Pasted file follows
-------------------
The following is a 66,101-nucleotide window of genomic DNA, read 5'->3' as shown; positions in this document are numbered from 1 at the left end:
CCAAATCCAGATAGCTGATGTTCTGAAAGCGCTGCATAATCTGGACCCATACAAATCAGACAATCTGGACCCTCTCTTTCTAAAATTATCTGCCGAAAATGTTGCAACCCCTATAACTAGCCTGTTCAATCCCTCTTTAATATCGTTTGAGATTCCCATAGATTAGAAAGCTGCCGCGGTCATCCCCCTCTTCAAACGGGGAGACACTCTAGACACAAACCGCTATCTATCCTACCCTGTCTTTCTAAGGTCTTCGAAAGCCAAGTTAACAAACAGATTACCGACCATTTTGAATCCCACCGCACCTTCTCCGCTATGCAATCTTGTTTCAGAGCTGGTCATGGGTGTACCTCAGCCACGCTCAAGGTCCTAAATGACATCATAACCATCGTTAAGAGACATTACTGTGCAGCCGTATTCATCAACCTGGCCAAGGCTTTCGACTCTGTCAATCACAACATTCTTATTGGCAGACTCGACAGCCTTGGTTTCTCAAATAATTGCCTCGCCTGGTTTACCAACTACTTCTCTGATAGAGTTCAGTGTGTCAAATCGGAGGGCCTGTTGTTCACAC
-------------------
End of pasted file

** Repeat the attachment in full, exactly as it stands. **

The following is a 66,101-nucleotide window of genomic DNA, read 5'->3' as shown; positions in this document are numbered from 1 at the left end:
CCAAATCCAGATAGCTGATGTTCTGAAAGCGCTGCATAATCTGGACCCATACAAATCAGACAATCTGGACCCTCTCTTTCTAAAATTATCTGCCGAAAATGTTGCAACCCCTATAACTAGCCTGTTCAATCCCTCTTTAATATCGTTTGAGATTCCCATAGATTAGAAAGCTGCCGCGGTCATCCCCCTCTTCAAACGGGGAGACACTCTAGACACAAACCGCTATCTATCCTACCCTGTCTTTCTAAGGTCTTCGAAAGCCAAGTTAACAAACAGATTACCGACCATTTTGAATCCCACCGCACCTTCTCCGCTATGCAATCTTGTTTCAGAGCTGGTCATGGGTGTACCTCAGCCACGCTCAAGGTCCTAAATGACATCATAACCATCGTTAAGAGACATTACTGTGCAGCCGTATTCATCAACCTGGCCAAGGCTTTCGACTCTGTCAATCACAACATTCTTATTGGCAGACTCGACAGCCTTGGTTTCTCAAATAATTGCCTCGCCTGGTTTACCAACTACTTCTCTGATAGAGTTCAGTGTGTCAAATCGGAGGGCCTGTTGTTCACAC